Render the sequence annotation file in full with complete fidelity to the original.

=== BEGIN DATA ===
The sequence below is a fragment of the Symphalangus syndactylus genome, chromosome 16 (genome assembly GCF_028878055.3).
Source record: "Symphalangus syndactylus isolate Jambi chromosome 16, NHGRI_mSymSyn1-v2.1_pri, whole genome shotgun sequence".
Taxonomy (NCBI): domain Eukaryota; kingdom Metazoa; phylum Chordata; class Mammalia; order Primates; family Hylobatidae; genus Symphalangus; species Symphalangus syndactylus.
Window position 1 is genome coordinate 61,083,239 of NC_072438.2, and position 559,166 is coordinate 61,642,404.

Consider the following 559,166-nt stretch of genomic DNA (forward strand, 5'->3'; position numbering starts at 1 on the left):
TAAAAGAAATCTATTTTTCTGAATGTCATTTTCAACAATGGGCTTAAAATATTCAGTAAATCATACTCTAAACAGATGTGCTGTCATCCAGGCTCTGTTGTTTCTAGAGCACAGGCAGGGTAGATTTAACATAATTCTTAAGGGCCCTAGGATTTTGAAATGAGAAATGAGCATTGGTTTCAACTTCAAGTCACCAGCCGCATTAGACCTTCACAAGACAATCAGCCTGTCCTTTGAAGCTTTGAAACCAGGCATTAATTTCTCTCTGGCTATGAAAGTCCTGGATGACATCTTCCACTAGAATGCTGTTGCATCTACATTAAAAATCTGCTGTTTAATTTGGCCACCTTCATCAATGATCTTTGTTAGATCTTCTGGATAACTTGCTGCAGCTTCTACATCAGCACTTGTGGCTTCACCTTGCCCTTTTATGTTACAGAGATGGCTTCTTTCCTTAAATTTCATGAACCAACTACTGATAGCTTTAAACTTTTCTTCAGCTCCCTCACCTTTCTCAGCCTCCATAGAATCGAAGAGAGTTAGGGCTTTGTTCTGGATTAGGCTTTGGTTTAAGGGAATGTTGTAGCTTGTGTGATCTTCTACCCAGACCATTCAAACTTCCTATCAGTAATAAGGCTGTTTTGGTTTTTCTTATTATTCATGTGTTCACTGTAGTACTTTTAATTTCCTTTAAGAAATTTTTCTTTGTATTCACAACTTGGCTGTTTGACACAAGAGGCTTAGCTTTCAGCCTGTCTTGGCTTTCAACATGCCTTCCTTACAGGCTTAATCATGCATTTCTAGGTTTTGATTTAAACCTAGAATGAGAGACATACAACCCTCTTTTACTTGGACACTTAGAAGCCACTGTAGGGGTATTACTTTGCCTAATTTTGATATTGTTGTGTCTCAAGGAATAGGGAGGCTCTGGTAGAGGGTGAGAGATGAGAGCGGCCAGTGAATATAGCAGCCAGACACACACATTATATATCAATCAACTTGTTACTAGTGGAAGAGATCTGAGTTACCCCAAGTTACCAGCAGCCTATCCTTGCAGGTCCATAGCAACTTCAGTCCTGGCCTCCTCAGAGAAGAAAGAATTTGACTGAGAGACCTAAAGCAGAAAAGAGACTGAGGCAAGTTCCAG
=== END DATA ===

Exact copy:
The sequence below is a fragment of the Symphalangus syndactylus genome, chromosome 16 (genome assembly GCF_028878055.3).
Source record: "Symphalangus syndactylus isolate Jambi chromosome 16, NHGRI_mSymSyn1-v2.1_pri, whole genome shotgun sequence".
Taxonomy (NCBI): domain Eukaryota; kingdom Metazoa; phylum Chordata; class Mammalia; order Primates; family Hylobatidae; genus Symphalangus; species Symphalangus syndactylus.
Window position 1 is genome coordinate 61,083,239 of NC_072438.2, and position 559,166 is coordinate 61,642,404.

Consider the following 559,166-nt stretch of genomic DNA (forward strand, 5'->3'; position numbering starts at 1 on the left):
TAAAAGAAATCTATTTTTCTGAATGTCATTTTCAACAATGGGCTTAAAATATTCAGTAAATCATACTCTAAACAGATGTGCTGTCATCCAGGCTCTGTTGTTTCTAGAGCACAGGCAGGGTAGATTTAACATAATTCTTAAGGGCCCTAGGATTTTGAAATGAGAAATGAGCATTGGTTTCAACTTCAAGTCACCAGCCGCATTAGACCTTCACAAGACAATCAGCCTGTCCTTTGAAGCTTTGAAACCAGGCATTAATTTCTCTCTGGCTATGAAAGTCCTGGATGACATCTTCCACTAGAATGCTGTTGCATCTACATTAAAAATCTGCTGTTTAATTTGGCCACCTTCATCAATGATCTTTGTTAGATCTTCTGGATAACTTGCTGCAGCTTCTACATCAGCACTTGTGGCTTCACCTTGCCCTTTTATGTTACAGAGATGGCTTCTTTCCTTAAATTTCATGAACCAACTACTGATAGCTTTAAACTTTTCTTCAGCTCCCTCACCTTTCTCAGCCTCCATAGAATCGAAGAGAGTTAGGGCTTTGTTCTGGATTAGGCTTTGGTTTAAGGGAATGTTGTAGCTTGTGTGATCTTCTACCCAGACCATTCAAACTTCCTATCAGTAATAAGGCTGTTTTGGTTTTTCTTATTATTCATGTGTTCACTGTAGTACTTTTAATTTCCTTTAAGAAATTTTTCTTTGTATTCACAACTTGGCTGTTTGACACAAGAGGCTTAGCTTTCAGCCTGTCTTGGCTTTCAACATGCCTTCCTTACAGGCTTAATCATGCATTTCTAGGTTTTGATTTAAACCTAGAATGAGAGACATACAACCCTCTTTTACTTGGACACTTAGAAGCCACTGTAGGGGTATTACTTTGCCTAATTTTGATATTGTTGTGTCTCAAGGAATAGGGAGGCTCTGGTAGAGGGTGAGAGATGAGAGCGGCCAGTGAATATAGCAGCCAGACACACACATTATATATCAATCAACTTGTTACTAGTGGAAGAGATCTGAGTTACCCCAAGTTACCAGCAGCCTATCCTTGCAGGTCCATAGCAACTTCAGTCCTGGCCTCCTCAGAGAAGAAAGAATTTGACTGAGAGACCTAAAGCAGAAAAGAGACTGAGGCAAGTTCCAG